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Christmas Cheer regroups

Greg Risling

Tarnished by claims of in-house mismanagement, Christmas Cheer is making great strides to resolve some of its problems.

Attorney Dale Sare has been retained by the organization to restore some composure after three contentious weeks during which the board of directors dissolved and allegations flew.

Sare is drafting papers this week for Cheer’s nonprofit status in California, a requirement that has been put off for several years. The organization is incorporated as nonprofit in Nevada but Christmas Cheer’s office is located at 1016 Fairway Ave. in South Lake Tahoe.

With a now-defunct board, Sare and Cheer co-founder Nat Sinclair have proposed creating a five-member “governor” panel. David Kelly, Wilma Thomas and Joanne Shope resigned on June 18 amid speculation that the board is liable for alleged misconduct by the state’s Attorney General. No charges have been filed at the state or county levels.

The new board would consist of representatives from different segments of the community, including local government, churches, service clubs and commercial businesses like Raley’s. The fifth seat would be occupied by Sinclair.

Sinclair and his wife, Bonita, started Christmas Cheer in 1979. People flocked to the area’s only food pantry in times of desperation. But in recent months, the organization has been tattooed with rampant claims of stealing and lacking direction.

The El Dorado Community Services District has received at least six complaints regarding Christmas Cheer this year. According to CSD program director Paula Lambdon, complaints about Christmas Cheer have been increasing since the end of April. To her knowledge, there have been other grievances filed with the department but on an infrequent basis.

“It used to be one every couple of months,” she said. “But it wasn’t like the volume we’ve been receiving lately.”

The complaints received range from paltry portions to rude treatment by Cheer volunteers. Also brought to light was the new system implemented by the organization whereby food is distributed based on an alphabetical list. Depending on the first letter of the last name, clients would have to visit the pantry on that given day. Critics say the policy doesn’t account for when a family is hungry or if the family has transportation to the pantry.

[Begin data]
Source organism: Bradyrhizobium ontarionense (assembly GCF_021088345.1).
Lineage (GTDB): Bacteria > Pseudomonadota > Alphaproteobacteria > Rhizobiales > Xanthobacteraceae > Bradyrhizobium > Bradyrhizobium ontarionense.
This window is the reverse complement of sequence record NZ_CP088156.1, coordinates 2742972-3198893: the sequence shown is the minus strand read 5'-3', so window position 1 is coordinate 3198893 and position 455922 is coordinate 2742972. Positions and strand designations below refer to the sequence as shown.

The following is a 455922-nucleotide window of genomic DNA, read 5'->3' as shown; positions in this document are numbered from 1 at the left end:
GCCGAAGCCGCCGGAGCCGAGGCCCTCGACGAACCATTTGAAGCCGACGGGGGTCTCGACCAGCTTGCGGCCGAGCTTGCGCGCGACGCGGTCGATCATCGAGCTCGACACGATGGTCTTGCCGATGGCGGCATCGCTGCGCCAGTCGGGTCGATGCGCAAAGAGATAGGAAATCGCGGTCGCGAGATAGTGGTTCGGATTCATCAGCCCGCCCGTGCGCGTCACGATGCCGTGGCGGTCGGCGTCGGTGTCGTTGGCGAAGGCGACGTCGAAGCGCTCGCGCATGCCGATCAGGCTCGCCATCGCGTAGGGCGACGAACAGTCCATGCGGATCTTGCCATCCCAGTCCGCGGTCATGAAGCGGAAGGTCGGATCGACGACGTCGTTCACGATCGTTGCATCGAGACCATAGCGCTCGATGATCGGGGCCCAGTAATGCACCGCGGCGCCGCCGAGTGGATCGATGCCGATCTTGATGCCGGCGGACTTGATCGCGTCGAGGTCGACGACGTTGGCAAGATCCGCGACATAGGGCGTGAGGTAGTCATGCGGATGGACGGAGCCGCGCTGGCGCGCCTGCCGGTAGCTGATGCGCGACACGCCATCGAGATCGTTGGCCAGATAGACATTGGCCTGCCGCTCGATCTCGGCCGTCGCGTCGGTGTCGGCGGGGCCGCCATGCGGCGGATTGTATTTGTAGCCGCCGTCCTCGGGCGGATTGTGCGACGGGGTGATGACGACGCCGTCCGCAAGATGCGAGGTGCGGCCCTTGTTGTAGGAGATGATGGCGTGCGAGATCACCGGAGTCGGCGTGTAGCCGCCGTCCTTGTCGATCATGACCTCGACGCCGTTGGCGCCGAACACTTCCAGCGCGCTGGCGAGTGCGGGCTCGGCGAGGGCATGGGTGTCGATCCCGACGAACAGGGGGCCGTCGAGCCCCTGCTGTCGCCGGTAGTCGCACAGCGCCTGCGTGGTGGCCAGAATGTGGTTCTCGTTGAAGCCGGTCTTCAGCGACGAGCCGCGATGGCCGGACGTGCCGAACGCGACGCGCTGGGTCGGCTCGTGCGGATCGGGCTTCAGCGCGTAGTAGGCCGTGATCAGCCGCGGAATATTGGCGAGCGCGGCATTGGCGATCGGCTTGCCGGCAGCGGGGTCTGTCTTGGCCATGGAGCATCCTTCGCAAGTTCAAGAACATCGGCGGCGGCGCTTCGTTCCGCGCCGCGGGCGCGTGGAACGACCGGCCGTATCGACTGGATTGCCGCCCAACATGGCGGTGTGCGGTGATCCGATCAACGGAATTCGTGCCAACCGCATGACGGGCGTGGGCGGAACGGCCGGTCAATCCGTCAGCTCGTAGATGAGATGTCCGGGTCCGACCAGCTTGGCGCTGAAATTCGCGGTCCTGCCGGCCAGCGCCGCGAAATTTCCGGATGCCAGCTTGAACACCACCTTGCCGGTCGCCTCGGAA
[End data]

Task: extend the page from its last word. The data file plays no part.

Liz Berg worked as a volunteer at Christmas Cheer for two weeks last December. A student at Sierra Nevada College, Berg donated her time to a nonprofit as a scholarship requirement. Working at the office, she saw volunteers take the choice items while people off the street were excluded from the “good stuff.”

“I felt guilty I couldn’t give this stuff to the clients,” she said. “What they (Christmas Cheer) pulled in wasn’t being passed out.”

Cheer volunteers were able to take food home because they donated their time and were on fixed incomes. Berg added she never accepted the offer of food because she didn’t need it. Because she was new to the organization, she didn’t ally herself with anyone in the short time frame, she said.

“I just wanted to come forward and tell what I saw,” Berg said. “What they need is someone in there with the right background to make it more organized and structured.”

The resounding response from people who have worked with the food bank, past and present, agree that the organization must not deviate from its mission any longer: to feed the poor and needy in the community.

“It’s counterproductive at this time to continue pointing fingers,” said Sare. “Let bygones be bygones and let’s help the people who are going hungry.”

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There are 13 items a nonprofit organization must comply with to obtain that status, whether it is a new or existing group. In order for Christmas Cheer to continue its operation it must start from scratch and change its name or abide by the following steps:

– choose corporate name

– prepare articles of incorporation (Christmas Cheer has filed papers in Nevada)

– create bylaws

– complete and file state tax exemption application

– do the same for federal tax exemption

– consolidate paperwork

– make copies for the public

– mail IRS letter to the Franchise Tax Board

– set up corporate records book

– have minutes of first board meeting

– place minutes and attachments in corporate records

– submit domestic corporation statement


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